A child that sees like this can pass a vision screening [infographic]

As a parent, you’re dedicated to ensuring your children are healthy, thriving, and have access to the best available learning opportunities. So when your child undergoes an eye exam at school or with your family eye doctor and passes with “20/20 eyesight” or a prescription for corrective lenses, you’re probably confident that his or her vision is fine.

As far as common knowledge goes, you’ve done everything necessary to make sure your child is able to see clearly enough to perform well in school. If your child continues to struggle in school, it must be due to something else, right?

Unfortunately, most eye exams do not test for functional vision problems that often interfere with learning and performance. A typical eye exam with your family optometrist or ophthalmologist generally only tests to determine if your child can see clearly at a distance for a period long enough to complete the exam. It doesn’t test for eye movement and visual processing problems that may affect your child’s ability to see, learn, and complete tasks for a sustained period of time in a learning environment.

The general exam doesn’t check into how well the eyes work together as a team, how quickly the eyes focus when moving from one visual plane to another, how smoothly the eyes move across the page when reading, how efficiently the brain processes information taken in by the eyes, or a number of other areas of functional vision.

Only a functional vision exam by an optometrist trained in developmental vision care can diagnose learning-related vision problems such as convergence insufficiency, amblyopia, strabismus, blurred vision, double vision, and more.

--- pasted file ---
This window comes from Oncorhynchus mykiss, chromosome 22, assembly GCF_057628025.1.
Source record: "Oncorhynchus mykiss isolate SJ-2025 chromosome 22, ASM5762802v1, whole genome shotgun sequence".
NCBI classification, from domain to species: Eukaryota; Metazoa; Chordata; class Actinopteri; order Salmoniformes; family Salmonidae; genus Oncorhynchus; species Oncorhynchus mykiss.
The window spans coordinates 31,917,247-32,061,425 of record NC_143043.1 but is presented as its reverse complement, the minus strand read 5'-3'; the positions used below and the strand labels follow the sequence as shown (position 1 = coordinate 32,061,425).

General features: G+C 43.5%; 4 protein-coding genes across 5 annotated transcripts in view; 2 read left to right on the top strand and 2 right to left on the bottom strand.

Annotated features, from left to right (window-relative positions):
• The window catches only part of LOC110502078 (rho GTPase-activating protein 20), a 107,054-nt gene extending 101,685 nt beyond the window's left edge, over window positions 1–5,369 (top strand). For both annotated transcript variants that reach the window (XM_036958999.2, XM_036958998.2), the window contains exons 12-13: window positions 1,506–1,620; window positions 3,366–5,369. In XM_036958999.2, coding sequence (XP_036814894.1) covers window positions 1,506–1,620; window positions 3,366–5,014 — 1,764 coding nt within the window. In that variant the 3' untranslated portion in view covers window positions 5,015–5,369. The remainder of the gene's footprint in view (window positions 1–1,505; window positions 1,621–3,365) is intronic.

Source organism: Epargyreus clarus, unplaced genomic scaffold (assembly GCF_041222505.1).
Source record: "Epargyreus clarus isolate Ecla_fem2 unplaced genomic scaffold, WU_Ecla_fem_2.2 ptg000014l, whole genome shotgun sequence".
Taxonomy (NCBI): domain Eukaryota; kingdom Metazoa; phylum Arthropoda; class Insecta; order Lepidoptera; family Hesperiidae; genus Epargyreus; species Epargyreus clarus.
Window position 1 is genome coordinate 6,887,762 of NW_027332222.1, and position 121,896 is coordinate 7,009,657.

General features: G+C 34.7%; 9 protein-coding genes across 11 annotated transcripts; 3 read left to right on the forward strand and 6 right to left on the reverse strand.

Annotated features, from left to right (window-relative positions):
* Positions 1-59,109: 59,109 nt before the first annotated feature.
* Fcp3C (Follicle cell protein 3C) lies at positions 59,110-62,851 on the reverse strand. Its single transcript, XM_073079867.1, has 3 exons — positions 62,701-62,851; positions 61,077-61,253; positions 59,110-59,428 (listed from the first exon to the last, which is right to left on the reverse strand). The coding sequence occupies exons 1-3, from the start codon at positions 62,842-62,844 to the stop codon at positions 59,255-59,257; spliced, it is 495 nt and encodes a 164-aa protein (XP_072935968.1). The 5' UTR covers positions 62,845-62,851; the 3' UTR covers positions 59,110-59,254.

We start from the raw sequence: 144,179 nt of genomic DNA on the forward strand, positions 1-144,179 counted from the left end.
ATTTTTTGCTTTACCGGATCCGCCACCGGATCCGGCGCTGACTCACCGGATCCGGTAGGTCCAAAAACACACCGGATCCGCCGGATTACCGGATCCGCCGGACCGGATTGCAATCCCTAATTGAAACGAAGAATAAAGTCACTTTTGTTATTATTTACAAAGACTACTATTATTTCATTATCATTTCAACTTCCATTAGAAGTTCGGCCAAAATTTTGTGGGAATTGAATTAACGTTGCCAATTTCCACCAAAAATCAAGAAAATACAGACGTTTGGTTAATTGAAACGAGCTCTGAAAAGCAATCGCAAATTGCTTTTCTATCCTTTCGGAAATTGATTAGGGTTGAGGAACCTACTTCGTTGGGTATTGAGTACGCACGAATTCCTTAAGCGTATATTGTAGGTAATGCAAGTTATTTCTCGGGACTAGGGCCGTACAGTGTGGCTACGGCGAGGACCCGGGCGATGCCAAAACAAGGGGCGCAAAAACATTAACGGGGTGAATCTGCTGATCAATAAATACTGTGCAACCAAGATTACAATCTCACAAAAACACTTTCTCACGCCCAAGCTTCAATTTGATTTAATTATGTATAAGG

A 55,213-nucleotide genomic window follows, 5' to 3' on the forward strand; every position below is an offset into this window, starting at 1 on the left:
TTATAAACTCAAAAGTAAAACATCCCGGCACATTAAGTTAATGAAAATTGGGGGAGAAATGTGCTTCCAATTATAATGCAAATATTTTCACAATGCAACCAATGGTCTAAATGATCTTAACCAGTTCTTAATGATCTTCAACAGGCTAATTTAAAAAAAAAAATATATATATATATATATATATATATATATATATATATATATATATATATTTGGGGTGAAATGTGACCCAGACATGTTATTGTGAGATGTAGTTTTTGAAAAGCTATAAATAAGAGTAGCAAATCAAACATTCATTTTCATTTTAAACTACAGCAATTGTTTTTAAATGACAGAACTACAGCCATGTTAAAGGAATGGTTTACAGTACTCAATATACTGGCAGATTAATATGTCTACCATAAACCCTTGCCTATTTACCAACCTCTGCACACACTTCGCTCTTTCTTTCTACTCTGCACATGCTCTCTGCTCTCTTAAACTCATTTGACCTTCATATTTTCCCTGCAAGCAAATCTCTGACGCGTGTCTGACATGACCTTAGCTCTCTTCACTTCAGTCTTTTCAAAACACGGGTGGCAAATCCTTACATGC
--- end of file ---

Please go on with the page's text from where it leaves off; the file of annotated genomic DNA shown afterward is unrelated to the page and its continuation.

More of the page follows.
Children who see like the illustrations below can still pass a typical vision test:

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As you can now see, if your child sees like any of the above illustrations, learning can be challenging. Children with functional vision problems struggle more than their peers to learn, not because they are not bright and capable of learning, but because their visual system is not functioning in a healthy manner.

The good news is, once he or she receives an appropriate diagnosis, a personalized and intensive vision therapy program can lead to significant lasting improvements in a relatively short period of time.

Click here to read “9 Signs Your Child May Have an Undiagnosed Vision Problem,” to learn more about signs and symptoms of functional vision problems that interfere with learning.

After reviewing the signs and symptoms, if you suspect your child may have a learning-related vision problem, schedule a functional vision exam with a developmental optometrist today.

If you are located in Olney or Silver Spring, MD, contact Dr. Philip Nicholson’s Visual Learning Center to schedule an appointment today.

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